Even though there are many Twitter accounts that claim to be Nicolas Cage, act as a catalyst for his fans, or purely strive to corner the market on pictures of his face on the bodies of other celebrities, there is no actual Nicolas Cage presence on Twitter. Which made it especially hard to track him down when rumors of his frequenting Downtown Las Vegas bars began surfacing, a departure from his usual comfort zone of quiet neighborhood Summerlin.
This would be so much easier if he were a couple decades younger. Young movie stars love social media. I could bump into Kardashians all day. But Cage has gone on record saying the point of living in Las Vegas is to live simply, away from the camera-per-capita analytics of LA. But I didn’t want to unsimplify his life. All I wanted to do was party. Party with Nicolas Cage. See his Las Vegas and compare it to my own. But I didn’t know where he was.
Cage spent February shooting scenes for a film called The Trust, which stars Cage and Elijah Wood as corrupt cops working the evidence room of the LVMPD. There’s a vault full of drug money, a heist, gaunt/adorable singer Sky Ferreira, a targeted October release date and (sh*t, why not?) Jerry Lewis. So far scenes have been shot at the Peppermill and the Riviera, a couple of Downtown houses and a big production warehouse near Flamingo Road, as far as my anecdotal research has yielded.
And so, tonight, as I sit outside the big production warehouse, I am a hunter. A paparazzo without a camera, a rebel without a very good cause, and it’s cold out. The mountains are white-capped and the production crewmen loitering outside are wearing big black jackets and my newsfeed is all snowplows this and global warming that. I don’t know if or when Cage will stick his head out the door and at least validate my search, so I go through my list of rumored locations around town, the same location rumors everyone else has, but driven by a little more research. He’s been seen at a fancy athletic club in Summerlin (not unusual because Cage has been living in Las Vegas for a few years), enjoys the Italian offerings of Parma in the Summerlin Gateway shopping center and Siena on West Sahara, and favors Barolo reds—so, anywhere that might serve northern Italian wines without too much fanfare.
I go back to every hunting maxim I’ve ever heard: Think like your prey. But which Cage am I looking for? Is he Ben Sanderson in Leaving Las Vegas Cage, which would mean checking all the gnarly dives near the Strip? Benjamin Gates in National Treasure Cage, which would mean a place with a lot of puzzles and, I guess, tunnels? Castor Troy/Sean Archer in Face/Off Cage, which is just anywhere that John Travolta would go? The man has so many personalities. It’s like trying to track a grizzly bear that likes the north woods but also goes rollerblading in Santa Monica.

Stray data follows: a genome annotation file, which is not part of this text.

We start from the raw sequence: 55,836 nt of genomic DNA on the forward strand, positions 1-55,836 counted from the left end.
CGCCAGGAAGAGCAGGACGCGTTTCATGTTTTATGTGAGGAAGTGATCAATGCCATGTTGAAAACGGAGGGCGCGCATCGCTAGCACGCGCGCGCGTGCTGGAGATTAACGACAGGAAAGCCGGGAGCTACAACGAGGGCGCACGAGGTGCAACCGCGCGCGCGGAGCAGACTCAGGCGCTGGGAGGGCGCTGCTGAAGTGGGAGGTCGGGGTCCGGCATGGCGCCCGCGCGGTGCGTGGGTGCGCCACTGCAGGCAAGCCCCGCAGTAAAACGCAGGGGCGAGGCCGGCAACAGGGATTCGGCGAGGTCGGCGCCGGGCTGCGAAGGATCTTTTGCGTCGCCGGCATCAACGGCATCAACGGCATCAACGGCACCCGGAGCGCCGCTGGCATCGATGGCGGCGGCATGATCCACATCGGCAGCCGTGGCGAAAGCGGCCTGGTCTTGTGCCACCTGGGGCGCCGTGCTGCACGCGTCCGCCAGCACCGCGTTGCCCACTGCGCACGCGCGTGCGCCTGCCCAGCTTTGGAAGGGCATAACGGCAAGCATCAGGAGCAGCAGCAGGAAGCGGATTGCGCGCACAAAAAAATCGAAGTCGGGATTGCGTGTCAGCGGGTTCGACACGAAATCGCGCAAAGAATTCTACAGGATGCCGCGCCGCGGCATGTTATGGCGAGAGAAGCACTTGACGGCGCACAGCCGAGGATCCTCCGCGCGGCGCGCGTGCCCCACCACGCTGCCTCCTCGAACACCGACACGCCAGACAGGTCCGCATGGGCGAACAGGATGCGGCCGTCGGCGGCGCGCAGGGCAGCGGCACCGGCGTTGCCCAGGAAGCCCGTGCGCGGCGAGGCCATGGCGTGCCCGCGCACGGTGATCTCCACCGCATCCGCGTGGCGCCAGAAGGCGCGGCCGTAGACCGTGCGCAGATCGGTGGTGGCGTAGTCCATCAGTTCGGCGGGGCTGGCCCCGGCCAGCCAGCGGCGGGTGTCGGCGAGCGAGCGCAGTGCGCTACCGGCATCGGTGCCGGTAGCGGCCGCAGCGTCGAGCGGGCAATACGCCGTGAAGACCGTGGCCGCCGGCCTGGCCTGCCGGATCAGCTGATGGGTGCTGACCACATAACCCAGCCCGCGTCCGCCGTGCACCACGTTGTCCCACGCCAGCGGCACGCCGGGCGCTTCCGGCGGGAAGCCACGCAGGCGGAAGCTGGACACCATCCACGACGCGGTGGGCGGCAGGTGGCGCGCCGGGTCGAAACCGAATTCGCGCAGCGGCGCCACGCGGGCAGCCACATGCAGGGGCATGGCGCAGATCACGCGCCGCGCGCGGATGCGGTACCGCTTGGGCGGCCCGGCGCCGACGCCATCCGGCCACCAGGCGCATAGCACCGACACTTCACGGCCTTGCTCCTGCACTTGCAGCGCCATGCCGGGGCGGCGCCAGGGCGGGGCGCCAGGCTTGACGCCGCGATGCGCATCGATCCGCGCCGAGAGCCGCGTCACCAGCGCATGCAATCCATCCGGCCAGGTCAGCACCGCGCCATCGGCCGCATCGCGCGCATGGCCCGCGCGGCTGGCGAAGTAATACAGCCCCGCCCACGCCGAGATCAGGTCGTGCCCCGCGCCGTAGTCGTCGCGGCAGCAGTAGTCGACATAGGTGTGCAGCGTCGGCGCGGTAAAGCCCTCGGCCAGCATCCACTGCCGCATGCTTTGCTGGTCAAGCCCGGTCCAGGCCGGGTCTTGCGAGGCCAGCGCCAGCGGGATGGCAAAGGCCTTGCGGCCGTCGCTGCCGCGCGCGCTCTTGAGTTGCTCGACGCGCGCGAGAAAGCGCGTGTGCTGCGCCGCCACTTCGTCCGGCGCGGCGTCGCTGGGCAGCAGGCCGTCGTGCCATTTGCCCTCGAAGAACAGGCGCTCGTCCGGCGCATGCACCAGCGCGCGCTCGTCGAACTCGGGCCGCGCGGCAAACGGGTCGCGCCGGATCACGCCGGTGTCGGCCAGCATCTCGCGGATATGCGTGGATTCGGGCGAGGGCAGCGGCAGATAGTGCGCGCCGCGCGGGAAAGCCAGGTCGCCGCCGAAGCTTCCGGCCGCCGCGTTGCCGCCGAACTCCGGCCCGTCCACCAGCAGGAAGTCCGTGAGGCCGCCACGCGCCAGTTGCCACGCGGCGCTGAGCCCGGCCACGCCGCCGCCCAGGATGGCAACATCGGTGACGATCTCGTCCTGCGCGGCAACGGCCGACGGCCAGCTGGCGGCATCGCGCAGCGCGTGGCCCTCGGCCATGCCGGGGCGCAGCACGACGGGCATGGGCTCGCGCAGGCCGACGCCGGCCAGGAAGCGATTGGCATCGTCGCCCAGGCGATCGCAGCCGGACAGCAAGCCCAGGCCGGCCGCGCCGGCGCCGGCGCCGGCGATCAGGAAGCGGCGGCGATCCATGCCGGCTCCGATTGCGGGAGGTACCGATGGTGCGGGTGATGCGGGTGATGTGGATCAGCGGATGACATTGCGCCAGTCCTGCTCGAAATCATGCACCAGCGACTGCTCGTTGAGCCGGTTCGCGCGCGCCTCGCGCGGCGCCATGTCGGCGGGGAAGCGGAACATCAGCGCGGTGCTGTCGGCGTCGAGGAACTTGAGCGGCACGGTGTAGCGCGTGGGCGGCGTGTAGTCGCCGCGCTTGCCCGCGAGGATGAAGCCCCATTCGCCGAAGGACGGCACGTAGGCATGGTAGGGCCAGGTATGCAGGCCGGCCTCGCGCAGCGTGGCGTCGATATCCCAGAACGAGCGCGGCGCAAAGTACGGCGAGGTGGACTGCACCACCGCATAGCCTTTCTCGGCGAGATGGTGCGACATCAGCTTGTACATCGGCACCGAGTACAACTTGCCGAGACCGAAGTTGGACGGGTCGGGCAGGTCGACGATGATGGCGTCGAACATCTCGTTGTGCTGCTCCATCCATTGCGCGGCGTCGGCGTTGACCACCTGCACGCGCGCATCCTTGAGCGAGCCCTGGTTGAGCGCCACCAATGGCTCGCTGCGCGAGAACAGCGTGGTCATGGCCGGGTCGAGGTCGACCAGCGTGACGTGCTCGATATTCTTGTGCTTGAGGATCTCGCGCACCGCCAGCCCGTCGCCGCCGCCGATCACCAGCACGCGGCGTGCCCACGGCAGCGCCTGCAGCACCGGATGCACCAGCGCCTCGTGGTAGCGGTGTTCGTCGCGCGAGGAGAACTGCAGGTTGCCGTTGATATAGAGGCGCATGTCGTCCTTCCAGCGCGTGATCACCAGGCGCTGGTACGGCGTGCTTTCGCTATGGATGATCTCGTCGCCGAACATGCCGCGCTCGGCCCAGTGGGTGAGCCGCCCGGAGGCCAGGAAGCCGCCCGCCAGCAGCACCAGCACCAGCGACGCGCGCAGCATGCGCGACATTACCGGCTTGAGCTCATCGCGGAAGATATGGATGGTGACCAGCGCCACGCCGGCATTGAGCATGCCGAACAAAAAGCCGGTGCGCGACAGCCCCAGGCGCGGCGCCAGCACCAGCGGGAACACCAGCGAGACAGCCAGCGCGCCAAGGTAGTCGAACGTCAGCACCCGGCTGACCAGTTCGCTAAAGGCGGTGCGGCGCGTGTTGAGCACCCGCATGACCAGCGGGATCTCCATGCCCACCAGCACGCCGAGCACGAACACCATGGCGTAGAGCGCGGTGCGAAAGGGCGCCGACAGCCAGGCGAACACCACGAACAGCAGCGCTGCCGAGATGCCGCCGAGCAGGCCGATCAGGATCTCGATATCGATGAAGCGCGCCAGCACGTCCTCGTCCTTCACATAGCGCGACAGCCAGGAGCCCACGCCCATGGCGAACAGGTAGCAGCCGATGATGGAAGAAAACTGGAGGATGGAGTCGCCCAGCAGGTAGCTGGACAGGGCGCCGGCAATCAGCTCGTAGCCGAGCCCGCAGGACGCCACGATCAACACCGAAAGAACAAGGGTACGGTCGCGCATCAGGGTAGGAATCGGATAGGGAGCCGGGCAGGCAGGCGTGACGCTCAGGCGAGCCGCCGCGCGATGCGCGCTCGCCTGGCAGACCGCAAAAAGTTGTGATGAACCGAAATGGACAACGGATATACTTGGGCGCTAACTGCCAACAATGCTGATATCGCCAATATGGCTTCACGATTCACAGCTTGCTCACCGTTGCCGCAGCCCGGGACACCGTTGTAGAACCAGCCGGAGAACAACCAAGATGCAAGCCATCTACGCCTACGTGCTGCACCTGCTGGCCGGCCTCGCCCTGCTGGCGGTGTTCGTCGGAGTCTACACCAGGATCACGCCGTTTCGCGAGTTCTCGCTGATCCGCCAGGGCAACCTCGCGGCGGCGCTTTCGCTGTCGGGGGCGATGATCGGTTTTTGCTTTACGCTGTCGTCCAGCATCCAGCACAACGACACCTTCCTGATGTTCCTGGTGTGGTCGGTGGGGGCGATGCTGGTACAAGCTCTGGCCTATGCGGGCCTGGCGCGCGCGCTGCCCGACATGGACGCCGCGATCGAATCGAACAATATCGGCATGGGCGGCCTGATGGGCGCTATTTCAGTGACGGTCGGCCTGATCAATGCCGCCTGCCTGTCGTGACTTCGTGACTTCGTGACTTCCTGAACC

I check Frankie’s Tiki Room, an alleged favorite among The Trust production crew. I scan for an alligator-skin jacket before the bouncer tells me he hasn’t seen Cage in a while, but if I’m looking for Elijah Wood he saw him a couple times a week ago. I check the Peppermill because, even though it was just on the shoot list, maybe he returned because he was feeling particularly Ben Sandersonish and needed to slump beneath the neon glow of the jungle lounge. But no one working has seen him. As a last-ditch option I check the Griffin, because Michael Shannon used to hang out here when he was shooting a couple months ago, and maybe there’s a still-active Facebook group for the cast of 2009’s Bad Lieutenant: Port of Call New Orleans where they discuss places to grab beers after wrap in Vegas. Who knows? The point is, he isn’t at any of these spots.
And so I sit in the car, melting into my headrest every time the security van drives by, its busted headlight winking in the darkness, waiting for some sort of action. And while there are an astonishing amount of ponytails bobbing between a satellite building and the main warehouse, I don’t see Ghost Rider anywhere. Maybe one day, long after The Trust wraps, I’ll find myself in Summerlin, a real lust for chicken parmigiana and Barolo holding court in my soul, and I’ll pick one of Cage’s haunts. All of a sudden he’ll walk in, sunglasses and ’gator leather and all. And people will whisper. And the staff will be careful not to make him uncomfortable when he picks up his spaghetti alle vongole to go. And when he turns for the door, I’ll make eye contact. And before I can help it, I’ll blurt out, “I really liked you in Raising Arizona.”